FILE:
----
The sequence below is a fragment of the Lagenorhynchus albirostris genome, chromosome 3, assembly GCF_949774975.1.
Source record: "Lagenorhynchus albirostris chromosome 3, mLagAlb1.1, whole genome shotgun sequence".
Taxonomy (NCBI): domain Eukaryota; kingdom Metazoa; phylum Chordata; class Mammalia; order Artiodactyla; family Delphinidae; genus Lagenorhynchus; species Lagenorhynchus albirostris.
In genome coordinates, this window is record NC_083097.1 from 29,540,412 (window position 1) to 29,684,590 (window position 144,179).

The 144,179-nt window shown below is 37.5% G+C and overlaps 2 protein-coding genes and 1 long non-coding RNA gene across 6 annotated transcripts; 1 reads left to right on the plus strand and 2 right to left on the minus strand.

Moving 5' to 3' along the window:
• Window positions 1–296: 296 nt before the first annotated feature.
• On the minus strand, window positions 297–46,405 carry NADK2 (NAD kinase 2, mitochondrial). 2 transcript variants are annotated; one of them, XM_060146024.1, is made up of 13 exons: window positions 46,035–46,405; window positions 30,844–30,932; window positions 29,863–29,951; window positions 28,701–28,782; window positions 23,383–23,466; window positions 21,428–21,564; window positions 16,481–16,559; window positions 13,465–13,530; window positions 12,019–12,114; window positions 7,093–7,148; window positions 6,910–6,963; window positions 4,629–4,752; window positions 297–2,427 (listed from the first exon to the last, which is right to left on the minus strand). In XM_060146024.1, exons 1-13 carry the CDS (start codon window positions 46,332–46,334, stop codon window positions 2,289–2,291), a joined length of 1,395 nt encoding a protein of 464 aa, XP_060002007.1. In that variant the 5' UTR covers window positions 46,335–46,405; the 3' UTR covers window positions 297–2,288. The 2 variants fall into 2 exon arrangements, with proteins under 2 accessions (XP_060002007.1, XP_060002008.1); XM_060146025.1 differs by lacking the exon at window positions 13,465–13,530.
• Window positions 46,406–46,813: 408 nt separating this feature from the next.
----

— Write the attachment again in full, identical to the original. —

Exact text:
The sequence below is a fragment of the Lagenorhynchus albirostris genome, chromosome 3, assembly GCF_949774975.1.
Source record: "Lagenorhynchus albirostris chromosome 3, mLagAlb1.1, whole genome shotgun sequence".
Taxonomy (NCBI): domain Eukaryota; kingdom Metazoa; phylum Chordata; class Mammalia; order Artiodactyla; family Delphinidae; genus Lagenorhynchus; species Lagenorhynchus albirostris.
In genome coordinates, this window is record NC_083097.1 from 29,540,412 (window position 1) to 29,684,590 (window position 144,179).

The 144,179-nt window shown below is 37.5% G+C and overlaps 2 protein-coding genes and 1 long non-coding RNA gene across 6 annotated transcripts; 1 reads left to right on the plus strand and 2 right to left on the minus strand.

Moving 5' to 3' along the window:
• Window positions 1–296: 296 nt before the first annotated feature.
• On the minus strand, window positions 297–46,405 carry NADK2 (NAD kinase 2, mitochondrial). 2 transcript variants are annotated; one of them, XM_060146024.1, is made up of 13 exons: window positions 46,035–46,405; window positions 30,844–30,932; window positions 29,863–29,951; window positions 28,701–28,782; window positions 23,383–23,466; window positions 21,428–21,564; window positions 16,481–16,559; window positions 13,465–13,530; window positions 12,019–12,114; window positions 7,093–7,148; window positions 6,910–6,963; window positions 4,629–4,752; window positions 297–2,427 (listed from the first exon to the last, which is right to left on the minus strand). In XM_060146024.1, exons 1-13 carry the CDS (start codon window positions 46,332–46,334, stop codon window positions 2,289–2,291), a joined length of 1,395 nt encoding a protein of 464 aa, XP_060002007.1. In that variant the 5' UTR covers window positions 46,335–46,405; the 3' UTR covers window positions 297–2,288. The 2 variants fall into 2 exon arrangements, with proteins under 2 accessions (XP_060002007.1, XP_060002008.1); XM_060146025.1 differs by lacking the exon at window positions 13,465–13,530.
• Window positions 46,406–46,813: 408 nt separating this feature from the next.